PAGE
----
U.S. Sentencing Guidelines Manual § 2B5.1 citing 18 U.S.C. §§ 470-474A, 476, 477, 500, 501, 1003 (setting forth sentencing guidelines for counterfeit crimes involving U.S. bearer obligations).
 U.S. Sentencing Guidelines statistics materials 1997-2011, available at http://www.ussc.gov/Research_and_Statistics/index.cfm.
 See David G. Post, In Search of Jefferson’s Moose: Notes on the State of Cyberspace 202 (2009) (noting “the remarkable facility with which Internet users have been able to reproduce and redistribute information of all kinds—music, text, video, etc.—whether ostensibly protected by some nation’s copyright law or now, in quantities that truly stagger the mind“) (emphasis added).
 According to one study, in 1978, 80% of corporate assets were tangible assets (e.g., physical assets) and the remaining 20% were intangible assets. By 1997, these had reversed, such that 73% of corporate assets were intangible assets. Kenneth E. Krosin, Management of IP Assets, AIPLA Bull. (Am. Intell. Prop. L. Ass’n), 2000 Mid-Winter Meeting Issue, at 176.
 The change in the proportion of outside-Guidelines sentences before Booker and after Booker was statistically significant (p < 0.01) for all cases, for IP crimes, for fraud/forgery crimes, and for counterfeiting crimes. The difference between the proportion of outside-Guidelines sentences imposed after Booker for IP crimes and the proportion of post-Booker outside-Guidelines sentences for all crimes was statistically significant (p < 0.01). The differences between outside-Guidelines sentences imposed after Booker for IP crimes and the proportion of post-Booker outside-Guidelines sentences for fraud/forgery crimes and for counterfeit crimes were also statistically significant (p < 0.01 in both cases), further underscoring that IP crimes are treated differently after Booker than are comparable economic crimes.
 Less than 1% of all defendants received above-Guidelines sentences.
 The difference between the frequency of Booker application in IP crimes and the frequency of Booker application for all crimes, or for fraud/forgery crimes, or for counterfeit crimes, was statistically significant (p < 0.01). Interestingly, the difference between the frequency of Booker application for counterfeiting crimes and for all crimes in general was not as statistically significant (p < 0.30).
 This chart is similar to the previous chart illustrating the proportion of cases with outside-Guidelines sentences, as more than 99% of outside-Guidelines cases involve sentences that are below the advisory Guidelines range.
 The difference between the pre- and post-Booker frequency of downward deviations was statistically significant (p < 0.01) for all crimes, IP crimes, fraud/forgery crimes, and counterfeiting crimes. The difference between the frequency of post-Booker downward deviations for IP crimes as compared to the frequency of post-Booker downward deviations for all crimes, fraud/forgery crimes, and counterfeiting crimes was also statistically significant (p < 0.01).
 As explained above, because less than 1% of all defendants received above-Guidelines sentences, the vast majority of outside-Guidelines sentences are below the advisory Guidelines range.
 The difference between the pre- and post-Booker frequency of government-sponsored downward deviations was statistically significant (p < 0.01) for all crimes and for fraud/forgery crimes. The difference between the pre- and post-Booker frequency of government-sponsored downward deviations was less significant for IP crimes and was unchanged for counterfeiting crimes.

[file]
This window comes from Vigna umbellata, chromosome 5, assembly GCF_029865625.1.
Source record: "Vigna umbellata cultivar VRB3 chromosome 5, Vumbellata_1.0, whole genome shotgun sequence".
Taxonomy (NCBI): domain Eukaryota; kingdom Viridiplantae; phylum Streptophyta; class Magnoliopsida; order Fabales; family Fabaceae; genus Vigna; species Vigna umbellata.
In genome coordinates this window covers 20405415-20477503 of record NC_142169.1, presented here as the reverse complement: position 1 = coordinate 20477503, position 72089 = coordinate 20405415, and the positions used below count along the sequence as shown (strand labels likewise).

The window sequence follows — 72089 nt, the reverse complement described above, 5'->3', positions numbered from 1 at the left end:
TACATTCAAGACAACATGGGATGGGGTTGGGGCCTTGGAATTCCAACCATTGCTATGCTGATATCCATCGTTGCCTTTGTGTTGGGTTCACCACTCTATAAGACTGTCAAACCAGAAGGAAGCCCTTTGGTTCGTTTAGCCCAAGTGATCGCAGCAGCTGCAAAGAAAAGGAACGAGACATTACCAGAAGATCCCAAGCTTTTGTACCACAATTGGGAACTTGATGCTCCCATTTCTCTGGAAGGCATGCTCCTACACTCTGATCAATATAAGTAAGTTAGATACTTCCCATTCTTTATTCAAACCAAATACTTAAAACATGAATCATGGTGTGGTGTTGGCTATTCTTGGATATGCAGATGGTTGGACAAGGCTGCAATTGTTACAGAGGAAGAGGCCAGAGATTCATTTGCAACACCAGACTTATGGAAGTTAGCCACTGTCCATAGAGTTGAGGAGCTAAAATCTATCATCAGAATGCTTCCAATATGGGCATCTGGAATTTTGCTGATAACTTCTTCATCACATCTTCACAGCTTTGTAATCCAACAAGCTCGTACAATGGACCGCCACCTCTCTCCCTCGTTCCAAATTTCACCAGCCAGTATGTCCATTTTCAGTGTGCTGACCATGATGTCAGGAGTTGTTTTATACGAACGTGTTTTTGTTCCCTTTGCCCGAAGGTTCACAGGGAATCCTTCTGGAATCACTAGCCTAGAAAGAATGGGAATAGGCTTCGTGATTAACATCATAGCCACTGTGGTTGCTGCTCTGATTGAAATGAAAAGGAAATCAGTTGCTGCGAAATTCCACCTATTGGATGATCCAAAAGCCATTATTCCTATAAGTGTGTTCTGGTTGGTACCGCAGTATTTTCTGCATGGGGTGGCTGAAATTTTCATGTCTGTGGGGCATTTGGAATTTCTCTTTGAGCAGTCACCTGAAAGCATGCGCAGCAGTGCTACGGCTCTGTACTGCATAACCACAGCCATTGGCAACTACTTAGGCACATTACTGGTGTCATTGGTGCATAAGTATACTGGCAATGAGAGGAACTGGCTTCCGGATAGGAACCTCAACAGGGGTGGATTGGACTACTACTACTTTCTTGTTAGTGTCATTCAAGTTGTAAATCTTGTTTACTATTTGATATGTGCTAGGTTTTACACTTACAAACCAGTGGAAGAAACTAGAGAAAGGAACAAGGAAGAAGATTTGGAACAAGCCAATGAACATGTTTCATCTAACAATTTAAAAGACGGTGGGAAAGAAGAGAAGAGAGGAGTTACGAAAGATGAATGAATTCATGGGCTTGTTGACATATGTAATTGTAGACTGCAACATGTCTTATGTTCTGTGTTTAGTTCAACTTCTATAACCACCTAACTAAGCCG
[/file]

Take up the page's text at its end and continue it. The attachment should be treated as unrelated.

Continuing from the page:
The difference between the pre- and post-Booker frequency of non-government-sponsored downward deviations was statistically significant (p < 0.01) for IP crimes, fraud/forgery crimes, and counterfeiting crimes, but was not as significant (p < 0.28) for crimes overall. The difference between the frequency of post-Booker downward deviations for IP crimes as compared to the frequency of post-Booker downward deviations for all crimes, fraud/forgery crimes, and counterfeiting crimes was statistically significant (p < 0.01).
 One may also view the modest increase in judge-initiated deviations for cases overall as showing that, in general, judges believe that the advisory Guidelines sentences are too harsh.
 The difference between the frequency of Booker application to effect downward sentence deviation in IP crimes and the frequency of Booker application for all crimes, fraud/forgery crimes, or counterfeit crimes was statistically significant (p < 0.01).
 Aside from the costs of developing a patentable product, patent applications are far more expensive than are trademark or copyright applications. In terms of average application costs, a patent application costs about $20,000, a trademark application ranges from $500 to thousands dollars, and a copyright application costs $35. Manta, supra note 27, at 495 n.178 (2011) (citations omitted).
 Id. at 475. (“Indeed, because IP tends to be both intangible and non-rivalrous, its infringement causes at most a reduction in value as opposed to a genuine ‘taking’ of the good. Perhaps in the criminal context such infringement would often be more akin to other property crimes than it is to theft.”)
 See Dowling v. United States, 473 U.S. 207, 217 (1985) (observing that “[t]he infringer invades a statutorily defined province guaranteed to the copyright holder alone . . . he does not assume physical control over the copyright; nor does he wholly deprive its owner of its use.”); see also Stuart P. Green, Op-Ed., When Stealing Isn’t Stealing, N.Y. Times Mar. 28, 2012, at A27, available at http://www.nytimes.com/2012/03/29/opinion/theft-law-in-the-21st-century.html?pagewanted=all (“If Cyber Bob illegally downloads Digital Joe’s song from the Internet, it’s crucial to recognize that, in most cases, Joe hasn’t lost anything.”).
 See Manta, supra note 27, at 517 (observing that (1) “given the widespread culture of file-sharing,” copyright law may be perceived as “criminalizing ‘everybody'” and (2) that the public “does not accept” the claim that the “downloading of copyright works . . . is morally wrong and deserving of criminal sanction”); Post, supra note 33 (noting the “remarkable facility with which Internet users have been able to reproduce and redistribute information of all kinds – music, text, video, etc. – whether ostensibly protected by some nation’s copyright law or now, in quantities that truly stagger the mind.”) (emphasis added).
 Stop Online Piracy Act, H.R. 3261, 112th Cong. § 204; Administration’s White Paper on Intellectual Property Enforcement Legislative Recommendations 1-8 (March 2011), available at http://www.whitehouse.gov/sites/default/files/ip_white_paper.pdf.
 Brian P. Heneghan, The NET Act, Fair Use, and Willfulness – Is Congress Making a Scarecrow of the Law?, 1 J. High Tech. L. 27, 44 (2002) (“The Software Publishers Association even urged Judge Conaboy of the U.S. Sentencing Commission to adopt an emergency amendment to the sentencing guidelines to allow for the earliest possible implementation of the NET Act.”); Konrad Gatien, Internet Killed the Video Star: How In-House Internet Distribution of Home Video Will Affect Profit Participants, 13 Fordham Intell. Prop. Media & Ent. L. J. 909, 956 (2003) (“[to] combat international video piracy, the MPAA has set up an extra-judicial worldwide Internet enforcement group[.] This group consults with a former U.S. Department of Justice attorney who is well-versed in computer crime, and lobbies the U.S. trade representative to help “make sure trading nations are doing their part tracking down and prosecuting pirates”).
 See Green, supra note 47 (“If Cyber Bob illegally downloads Digital Joe’s song from the Internet, it’s crucial to recognize that, in most cases, Joe hasn’t lost anything”).
 E.g., United States v. Leon, 341 F.3d 928, 931 (9th Cir. 2003) (applying non-deferential, de novo standard of review to sentence that departed from Guidelines range); see also Prosecutorial Remedies and Other Tools to end the Exploitation of Children Today Act of 2003 (“PROTECT Act”), Pub. L. No. 108-21, 117 Stat. 650, 670 (2003) (changing standard of review for decisions to depart from the Guidelines to de novo).
 As described above, two out of every three IP offenders receive a sentence that is below the suggested Guidelines range.
 U.S. Sentencing Guidelines Manual, ch. 1, pt. A, introductory cmt. (2000).